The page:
Tips to discuss the loss of a pet with your children and help the cope with their grief.

Losing a pet can be a significant challenge for children and is often their first encounter with death. They may rely on their pet as a source of comfort and companionship when they are feeling sick, upset, sad, or lonely. This is why it is important to discuss the situation with your children and to give them the chance to say goodbye.

Here is some insight on how you can support your children as they work through their grief.

Breaking the News

Tell your child as soon as possible. Delaying this information may lead to feelings of betrayal and resentment. If possible, deliver the news in person in a comfortable and safe place. You do not need to avoid the words ‘death’ or ‘dying’. However, limit the details you share with younger children.

Always Be Honest And Patient

Children may have trouble understanding deaths’ permanence and walk around asking where their pet is. Although it might be tempting to tell them that their pet was “put to sleep” or that it “ran away and might never come back”, these explanations could create anxiety as children may think that the same thing could happen to other loved ones. No matter how well-meaning, lying to your child won’t alleviate the sadness they feel and may even cause them to be angry and resentful that you did.

Be Prepared

Be ready to answer questions about what happens to a pet after it dies in an optimistic way. Your reply will depend on your understanding of death, your beliefs, and your child’s age. For very old pets or those battling a terminal illness, consider talking to your child before the death occurs.

Share Your Grief

Young children look to their parents as a model for their behaviour. Sharing your grief lets them know that it is alright to feel sad or mad and creates a precious moment of intimacy between both of you. Children will find comfort knowing that they are not alone and that it is normal for them to express their feelings or cry when they are sad and lonely. You can even share stories about pets that you lost as a child and how difficult it was to say goodbye. Make sure to talk to your child, and give them space to express and share their feelings with you.

Euthanized Pets

If euthanizing your pet is the most compassionate option, you can say things like “Jack would never have gotten better on his own”, “This is the kindest way to prevent Bella from suffering”, or “Lucy will pass peacefully.” Reassure your child that your pet will not feel scared or be in pain.

Sudden Death Of A Pet

If the loss of a pet is unexpected or is the outcome of an unfortunate accident, calmly explain to your child what has happened. Let their questions guide how much information you share with them. For example, you could say, “Buster died this morning and he’s not coming back. I’m very sad about it and it’s okay for you to feel sad too.”

Helping A Child Cope

Some children may feel guilty about times they were unkind or did not take good care of their pet. They may also feel angry that their pet could not get better. Here are some things you can do or say to help them work through their emotions:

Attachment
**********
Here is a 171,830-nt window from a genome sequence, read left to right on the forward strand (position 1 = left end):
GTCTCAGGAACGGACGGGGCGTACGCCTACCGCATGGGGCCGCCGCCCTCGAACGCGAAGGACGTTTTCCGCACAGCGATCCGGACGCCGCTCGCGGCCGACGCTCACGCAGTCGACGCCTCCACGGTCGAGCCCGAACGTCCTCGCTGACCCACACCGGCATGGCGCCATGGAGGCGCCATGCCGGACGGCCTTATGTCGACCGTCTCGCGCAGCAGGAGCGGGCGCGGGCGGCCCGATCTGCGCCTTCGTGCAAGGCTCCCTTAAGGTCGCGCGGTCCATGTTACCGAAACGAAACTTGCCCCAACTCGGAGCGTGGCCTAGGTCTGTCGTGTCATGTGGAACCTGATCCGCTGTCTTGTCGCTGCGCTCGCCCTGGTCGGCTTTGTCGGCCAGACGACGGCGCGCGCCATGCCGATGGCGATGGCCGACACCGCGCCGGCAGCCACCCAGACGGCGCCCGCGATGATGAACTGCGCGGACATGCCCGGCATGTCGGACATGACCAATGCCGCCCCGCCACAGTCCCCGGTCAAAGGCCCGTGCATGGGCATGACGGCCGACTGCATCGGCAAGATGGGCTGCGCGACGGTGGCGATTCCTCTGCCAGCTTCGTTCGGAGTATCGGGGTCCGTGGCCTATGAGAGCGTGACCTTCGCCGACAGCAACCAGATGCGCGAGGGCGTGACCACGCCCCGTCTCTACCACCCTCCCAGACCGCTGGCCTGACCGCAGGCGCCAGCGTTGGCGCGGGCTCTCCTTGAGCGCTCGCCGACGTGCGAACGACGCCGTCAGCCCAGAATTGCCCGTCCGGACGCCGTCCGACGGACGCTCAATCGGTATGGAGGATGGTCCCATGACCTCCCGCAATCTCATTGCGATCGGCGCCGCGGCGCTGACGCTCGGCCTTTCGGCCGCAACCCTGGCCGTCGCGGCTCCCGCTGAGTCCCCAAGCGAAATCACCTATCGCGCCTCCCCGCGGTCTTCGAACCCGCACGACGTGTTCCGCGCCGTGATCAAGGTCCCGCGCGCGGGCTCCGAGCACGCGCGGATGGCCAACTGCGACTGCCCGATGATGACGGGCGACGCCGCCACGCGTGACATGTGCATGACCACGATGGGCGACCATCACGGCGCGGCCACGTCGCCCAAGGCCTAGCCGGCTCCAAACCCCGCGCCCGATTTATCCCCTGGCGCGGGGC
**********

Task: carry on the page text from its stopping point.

Be there, be patient, carefully listen when they share their feelings, and comfort them with lots of hugs and cuddles. They will remember your compassion and understanding.

Reassure them that they will not always feel this way. Let them know that it is alright if they do not want to talk about it now and that you will always be there when they are ready to share.

Use age-appropriate resources, such as books and videos that discuss the topic of death in a language your child will understand. Children can also express their feelings through colouring, drawing, or doing crafts to honour their beloved pet. Some colouring pages are included herein on pages 6 to 9. Click here to visit the Euthabag® website to find book suggestions on pet loss for children and adults.

Maintain your child’s normal routine. Although you might be tempted to allow your child to skip a few music lessons or miss a play date because they feel sad, it could be harmful in the long run if your child becomes used to withdrawing themselves from friends and activities they enjoy when they feel sad.

Keep a close eye on your child and watch for signs that they may be struggling with grief, including being sad for weeks, having trouble sleeping, not participating in activities they once enjoyed, or having difficulties in school. A few sessions with a counsellor or child therapist could be the best option for a child who is struggling to reconcile their loss.

Honour the pet. Many children feel better about the loss of a pet if they can participate in some kind of farewell ceremony or memorial service for the animal. They might also like to keep a memorial item or create a scrapbook with memories of their beloved pet. You could even suggest to volunteer at an animal shelter or make a donation as a positive and constructive way to honour their pet by giving back to animals in need.

Involve your child. You can have them write a letter or prepare a drawing to be sent off with their pet. They can also draw on the designated body bag.Whatever you decide, it is important to allow your child to remember their pet in a way that means the most to them. This gives them a chance to work through their loss in a positive and meaningful way. Speaking often about your pet with love is perhaps one of the best ways for your child to keep the memory alive. Share stories about your pet’s funny moments and have your child tell you about their favourite memories.

Finally, reassure your child that while the pain of losing a pet will eventually fade away, their happy memories will always remain.